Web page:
Starring: Michael B. Jordan, Dane DeHaan, Michael Kelly, Ashley Hinshaw and Anna Wood
Have you every dreamed about flying, telekinesis and the ability to stop a bullet? Dumb question, of course you have. Getting to class would be a breeze. Grabbing the remote wouldn’t be a problem. There is also the possibility of using it for good and becoming some sort of superhero.
Even though a different kind of superhero movie gets released every three to six months, “Chronicle” is an entertaining shift from the norm. The story follows the life of Andrew, a lonely introvert with an alcoholic father and a dying mother. He adopts a camera as a friend and films everything. The only one who still notices Andrew is his cousin Matt who has become too cool for him despite being close when they were younger.
Matt drags Andrew to a crazy high school party one night. While Matt is off in the woods with his friend Steve, the most popular kid in school, they stumble upon a strange-looking hole. They rush back and grab Andrew to film the event. They are drunk and decide to climb inside. There they find a glowing crystal. I’m not spoiling anything when I tell you that the crystal gives them superhuman powers. (I mean, you know they have superpowers already. It’s not very important how they got them.)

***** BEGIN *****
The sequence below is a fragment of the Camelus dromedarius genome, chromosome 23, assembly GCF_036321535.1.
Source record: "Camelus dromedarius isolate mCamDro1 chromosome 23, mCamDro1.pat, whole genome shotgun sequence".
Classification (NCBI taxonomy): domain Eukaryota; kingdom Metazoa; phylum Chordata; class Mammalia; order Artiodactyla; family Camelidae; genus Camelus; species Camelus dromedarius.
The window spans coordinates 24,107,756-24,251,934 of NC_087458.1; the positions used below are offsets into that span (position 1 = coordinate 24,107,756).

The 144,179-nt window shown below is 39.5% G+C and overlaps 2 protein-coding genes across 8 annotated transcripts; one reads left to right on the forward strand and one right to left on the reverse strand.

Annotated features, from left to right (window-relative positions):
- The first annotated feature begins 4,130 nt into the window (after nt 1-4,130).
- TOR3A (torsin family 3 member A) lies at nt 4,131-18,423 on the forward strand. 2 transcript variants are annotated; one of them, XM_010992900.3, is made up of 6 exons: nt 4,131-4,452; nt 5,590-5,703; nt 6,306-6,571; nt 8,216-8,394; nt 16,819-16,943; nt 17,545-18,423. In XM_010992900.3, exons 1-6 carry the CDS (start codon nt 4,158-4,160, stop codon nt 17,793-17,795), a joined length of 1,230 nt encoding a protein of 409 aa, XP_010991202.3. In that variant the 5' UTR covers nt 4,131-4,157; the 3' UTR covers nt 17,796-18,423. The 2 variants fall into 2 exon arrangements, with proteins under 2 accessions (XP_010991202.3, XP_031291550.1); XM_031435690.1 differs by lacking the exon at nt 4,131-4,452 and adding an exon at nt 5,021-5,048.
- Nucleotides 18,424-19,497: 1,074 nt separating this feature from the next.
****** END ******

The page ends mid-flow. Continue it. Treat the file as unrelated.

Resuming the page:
This new power allows them to control objects with their mind. They find that they can catch baseballs, move cars and fly without lifting a finger. Andrew is the only one who takes his powers seriously and quickly outshines the others in ability.
“Chronicle” takes place from the lens of Andrew’s camera. This “shaky camera” method for shooting the movie helps make it much better. The best example of a previous shaky camera shooting style is “Paranormal Activity,” which gives the audience the perspective that it was shot from a camera held by the main character. This method of shooting a film can be risky. Too much jostling and movement with the camera can give the audience motion sickness. At the same time, it can help give the audience the unique perspective of feeling like they are alongside the main characters. At times the shaky camera is a bit much and the screen flies around, disorienting viewers. Other times the audience can almost feel the sensation of flying alongside the main characters, which differentiates it from other superhero movies.
The high school scenery was a bit much for me. There were the “Hollywood” high school parties that took place in a mansion, had the booze flowing and had 25-year-old actresses dancing seductively, which again is a bit much for me. The high school scene did go with the plot, but it was so lavish and unrealistic that it distracted me at times. The production value of the movie also showed itself a little bit. The scenes were noticeably production sets at times, and the CGI could have been improved significantly. These flaws aren’t deal breakers, but if you find yourself demanding CGI perfection like a Michael Bay film, as I sometimes do, it may bother you.
There are a few plot holes, but the movie is easily understandable. Watching the characters learn and control their power of telekinesis had me daydreaming about what I would do if I were in the same situation.